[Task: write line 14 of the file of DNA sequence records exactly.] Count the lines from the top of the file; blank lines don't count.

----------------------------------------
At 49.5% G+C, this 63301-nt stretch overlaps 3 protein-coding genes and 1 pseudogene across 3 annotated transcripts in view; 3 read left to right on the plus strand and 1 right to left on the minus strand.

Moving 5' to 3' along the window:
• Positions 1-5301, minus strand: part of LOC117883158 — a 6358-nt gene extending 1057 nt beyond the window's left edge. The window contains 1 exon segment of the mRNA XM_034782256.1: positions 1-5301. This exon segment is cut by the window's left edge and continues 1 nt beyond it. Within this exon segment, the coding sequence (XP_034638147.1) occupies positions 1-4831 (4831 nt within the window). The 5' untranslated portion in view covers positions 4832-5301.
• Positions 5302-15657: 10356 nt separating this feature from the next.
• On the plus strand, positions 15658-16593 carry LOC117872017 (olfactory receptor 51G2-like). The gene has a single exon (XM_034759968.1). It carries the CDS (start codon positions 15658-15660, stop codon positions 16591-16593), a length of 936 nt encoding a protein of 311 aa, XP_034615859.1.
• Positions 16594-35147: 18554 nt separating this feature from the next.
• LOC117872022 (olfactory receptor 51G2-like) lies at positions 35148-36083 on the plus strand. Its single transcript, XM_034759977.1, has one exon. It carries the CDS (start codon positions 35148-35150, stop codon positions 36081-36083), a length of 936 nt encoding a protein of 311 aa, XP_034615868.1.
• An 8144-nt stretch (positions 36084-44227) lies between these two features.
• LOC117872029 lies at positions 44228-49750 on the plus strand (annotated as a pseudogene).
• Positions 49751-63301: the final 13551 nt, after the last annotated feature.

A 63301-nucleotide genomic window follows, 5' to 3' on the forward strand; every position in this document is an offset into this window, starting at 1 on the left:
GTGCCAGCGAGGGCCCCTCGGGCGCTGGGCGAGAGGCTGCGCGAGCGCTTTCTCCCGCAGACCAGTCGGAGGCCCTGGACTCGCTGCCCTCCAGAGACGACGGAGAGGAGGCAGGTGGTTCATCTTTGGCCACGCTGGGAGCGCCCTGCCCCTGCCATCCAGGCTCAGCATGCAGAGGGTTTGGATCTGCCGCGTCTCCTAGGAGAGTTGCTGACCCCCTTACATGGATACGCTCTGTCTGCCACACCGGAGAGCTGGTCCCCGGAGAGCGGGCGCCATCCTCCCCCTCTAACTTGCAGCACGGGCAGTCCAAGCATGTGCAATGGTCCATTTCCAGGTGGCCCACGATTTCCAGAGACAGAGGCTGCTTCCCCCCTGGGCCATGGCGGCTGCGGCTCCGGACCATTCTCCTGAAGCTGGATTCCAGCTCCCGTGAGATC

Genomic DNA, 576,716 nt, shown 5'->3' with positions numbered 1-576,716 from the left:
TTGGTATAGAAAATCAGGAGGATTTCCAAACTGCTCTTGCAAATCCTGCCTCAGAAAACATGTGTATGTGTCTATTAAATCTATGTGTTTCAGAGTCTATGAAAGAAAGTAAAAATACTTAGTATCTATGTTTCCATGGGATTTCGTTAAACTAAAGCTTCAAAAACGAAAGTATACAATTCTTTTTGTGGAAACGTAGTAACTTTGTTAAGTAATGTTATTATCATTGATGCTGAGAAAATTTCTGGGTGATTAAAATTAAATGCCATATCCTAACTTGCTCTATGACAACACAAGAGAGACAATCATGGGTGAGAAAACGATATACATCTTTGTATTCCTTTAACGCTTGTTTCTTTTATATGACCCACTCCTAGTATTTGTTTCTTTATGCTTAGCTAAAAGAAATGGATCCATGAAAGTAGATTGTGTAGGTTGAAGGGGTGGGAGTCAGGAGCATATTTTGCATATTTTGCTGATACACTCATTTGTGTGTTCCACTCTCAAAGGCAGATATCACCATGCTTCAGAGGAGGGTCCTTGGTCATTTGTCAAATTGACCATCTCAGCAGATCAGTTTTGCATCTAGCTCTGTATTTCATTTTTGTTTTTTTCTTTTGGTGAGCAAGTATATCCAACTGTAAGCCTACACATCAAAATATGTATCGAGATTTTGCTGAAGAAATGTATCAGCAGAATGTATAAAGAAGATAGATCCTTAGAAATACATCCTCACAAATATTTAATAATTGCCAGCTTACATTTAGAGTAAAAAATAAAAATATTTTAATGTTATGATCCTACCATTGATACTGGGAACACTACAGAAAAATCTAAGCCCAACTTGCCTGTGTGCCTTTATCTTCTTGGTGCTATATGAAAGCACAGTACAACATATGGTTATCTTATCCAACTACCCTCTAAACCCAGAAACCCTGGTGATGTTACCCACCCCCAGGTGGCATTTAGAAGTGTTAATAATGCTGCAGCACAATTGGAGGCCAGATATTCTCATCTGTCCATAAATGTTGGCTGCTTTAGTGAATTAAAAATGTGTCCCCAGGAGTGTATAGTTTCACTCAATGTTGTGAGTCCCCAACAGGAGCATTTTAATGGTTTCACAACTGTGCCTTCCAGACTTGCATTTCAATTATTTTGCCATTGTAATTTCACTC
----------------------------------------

TTGGTATAGAAAATCAGGAGGATTTCCAAACTGCTCTTGCAAATCCTGCCTCAGAAAACATGTGTATGTGTCTATTAAATCTATGTGTTTCAGAGTCTATGAAAGAAAGTAAAAATACTTAGTATCTATGTTTCCATGGGATTTCGTTAAACTAAAGCTTCAAAAACGAAAGTATACAATTCTTTTTGTGGAAACGTAGTAACTTTGTTAAGTAATGTTATTATCATTGATGCTGAGAAAATTTCTGGGTGATTAAAATTAAATGCCATATCCTAACTTGCTCTATGACAACACAAGAGAGACAATCATGGGTGAGAAAACGATATACATCTTTGTATTCCTTTAACGCTTGTTTCTTTTATATGACCCACTCCTAGTATTTGTTTCTTTATGCTTAGCTAAAAGAAATGGATCCATGAAAGTAGATTGTGTAGGTTGAAGGGGTGGGAGTCAGGAGCATATTTTGCATATTTTGCTGATACACTCATTTGTGTGTTCCACTCTCAAAGGCAGATATCACCATGCTTCAGAGGAGGGTCCTTGGTCATTTGTCAAATTGACCATCTCAGCAGATCAGTTTTGCATCTAGCTCTGTATTTCATTTTTGTTTTTTTCTTTTGGTGAGCAAGTATATCCAACTGTAAGCCTACACATCAAAATATGTATCGAGATTTTGCTGAAGAAATGTATCAGCAGAATGTATAAAGAAGATAGATCCTTAGAAATACATCCTCACAAATATTTAATAATTGCCAGCTTACATTTAGAGTAAAAAATAAAAATATTTTAATGTTATGATCCTACCATTGATACTGGGAACACTACAGAAAAATCTAAGCCCAACTTGCCTGTGTGCCTTTATCTTCTTGGTGCTATATGAAAGCACAGTACAACATATGGTTATCTTATCCAACTACCCTCTAAACCCAGAAACCCTGGTGATGTTACCCACCCCCAGGTGGCATTTAGAAGTGTTAATAATGCTGCAGCACAATTGGAGGCCAGATATTCTCATCTGTCCATAAATGTTGGCTGCTTTAGTGAATTAAAAATGTGTCCCCAGGAGTGTATAGTTTCACTCAATGTTGTGAGTCCCCAACAGGAGCATTTTAATGGTTTCACAACTGTGCCTTCCAGACTTGCATTTCAATTATTTTGCCATTGTAATTTCACTC